Taiwan must therefore balance rhetorical posturing with policy substance. It cannot posture too loudly without provoking the Chinese. Yet electoral politics forces parties and candidates to forcefully stand up for the island's interests.

The primary danger to the present status quo is thus that either Beijing or Taipei will miscalculate or misread the other's moves. Taiwanese political posturing might be read in Beijing as substantively significant, thereby provoking a Chinese response. At the same time, China's bluster and harsh reaction to each and every attempt to increase Taiwan's overseas profile might be read in Taipei as a bluff, leading Taiwan's leaders to push harder and thereby move beyond actions that China is likely to tolerate.

The crucial balance in the relationship is thus between what Taiwan will or will not do in its interest and what China can or cannot try to impose. Avoiding miscalculations is the key to avoiding short- to medium-term conflict.

For the United States, this implies:

  1. Mixed statements of U.S. policy contribute to the possibility of miscalculation. If the United States speaks with more than one voice, each side may act only on the basis of what it chooses to hear. For this reason, greater coordination between the executive branch and the Congress is necessary. Moreover, coordination with Beijing on the Taiwan issue will probably prove easier than with Taipei, since Taiwan's democratization means that the regime relies on popular consensus, whereas Beijing can more easily formulate, coordinate, and implement mutually agreed-upon policies. This factor reinforces the need for the United States to speak to Taiwan with a single voice.
  2. The U.S. position on Taiwan's status must be made clear to the Taiwanese. Taipei should be left with no ambiguity as to the U.S. position that only a peaceful, mutually agreeable solution among the two parties is an acceptable basis for a change in the status quo. Unilateral moves by Taiwan toward de jure independence, including high-profile memberships in Inter-Governmental Organizations, do not square with present U.S. policy.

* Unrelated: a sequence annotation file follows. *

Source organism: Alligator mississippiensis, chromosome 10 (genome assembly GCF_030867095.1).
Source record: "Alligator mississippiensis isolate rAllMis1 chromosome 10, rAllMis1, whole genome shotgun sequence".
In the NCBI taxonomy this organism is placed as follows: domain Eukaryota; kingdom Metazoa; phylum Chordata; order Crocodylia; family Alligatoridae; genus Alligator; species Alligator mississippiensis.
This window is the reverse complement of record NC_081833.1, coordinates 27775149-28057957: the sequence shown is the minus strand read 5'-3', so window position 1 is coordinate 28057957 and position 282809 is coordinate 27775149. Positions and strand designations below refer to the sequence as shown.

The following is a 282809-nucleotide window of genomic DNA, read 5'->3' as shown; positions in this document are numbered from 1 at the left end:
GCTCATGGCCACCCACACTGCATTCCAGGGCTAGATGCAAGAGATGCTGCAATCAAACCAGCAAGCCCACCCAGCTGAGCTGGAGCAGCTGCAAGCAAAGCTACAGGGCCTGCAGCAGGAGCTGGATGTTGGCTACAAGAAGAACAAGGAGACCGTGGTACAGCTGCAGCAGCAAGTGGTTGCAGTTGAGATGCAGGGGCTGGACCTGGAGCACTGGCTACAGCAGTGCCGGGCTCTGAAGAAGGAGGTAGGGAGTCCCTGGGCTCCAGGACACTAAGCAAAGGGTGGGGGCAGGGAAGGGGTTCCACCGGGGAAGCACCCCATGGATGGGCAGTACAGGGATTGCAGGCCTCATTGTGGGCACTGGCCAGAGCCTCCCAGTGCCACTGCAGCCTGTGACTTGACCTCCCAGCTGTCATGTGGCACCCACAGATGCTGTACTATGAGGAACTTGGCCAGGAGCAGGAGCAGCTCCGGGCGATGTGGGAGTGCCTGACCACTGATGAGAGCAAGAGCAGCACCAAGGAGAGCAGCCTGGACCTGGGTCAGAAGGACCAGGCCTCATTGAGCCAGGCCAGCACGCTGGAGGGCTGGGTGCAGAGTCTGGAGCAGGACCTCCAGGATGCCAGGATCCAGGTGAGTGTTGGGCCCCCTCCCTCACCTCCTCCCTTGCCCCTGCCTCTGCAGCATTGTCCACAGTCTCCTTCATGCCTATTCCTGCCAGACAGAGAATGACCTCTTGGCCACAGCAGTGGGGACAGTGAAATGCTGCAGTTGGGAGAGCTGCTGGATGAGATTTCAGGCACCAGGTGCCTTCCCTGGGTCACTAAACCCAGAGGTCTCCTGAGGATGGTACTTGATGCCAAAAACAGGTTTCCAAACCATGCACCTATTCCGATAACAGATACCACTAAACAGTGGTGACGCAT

3. The Taiwan issue is intimately related to the broader U.S. strategic relationship with Beijing. U.S. policy toward Taiwan should therefore be firmly placed in the context of this broader Sino-American relationship. Hence, contacts and discussions with Beijing should be expanded and regularized to the greatest extent possible, leading to a strategic dialogue with Beijing that serves to lessen the potential for miscalculation arising from the ongoing Taiwanese democratic process.

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Table of Contents

  • Chapter One


  • Chapter Two

    Political-Military Trends: Consensus, the KMT, and Policy Incrementalism

  • Chapter Three

    Socio-political Trends: Flexible Policy, Confident Identity, and Social Pluralization

  • Chapter Four

    Economic Trends: Trade Dependence, Offshore Investment, and Industrial Restructuring

  • Chapter Five

    Implications and Possible Scenarios

  • Chapter Six

    Trends to Watch: Change and the Three Scenarios

  • Bibliography

This research was sponsored by the Office of the Under Secretary of Defense for Policy. It was carried out under the auspices of the International Security and Defense Policy Center within RAND's National Defense Research Institute(NDRI), a federally funded research and development center sponsored by the Office of the Secretary of Defense, the Joint Staff, and the defense agencies.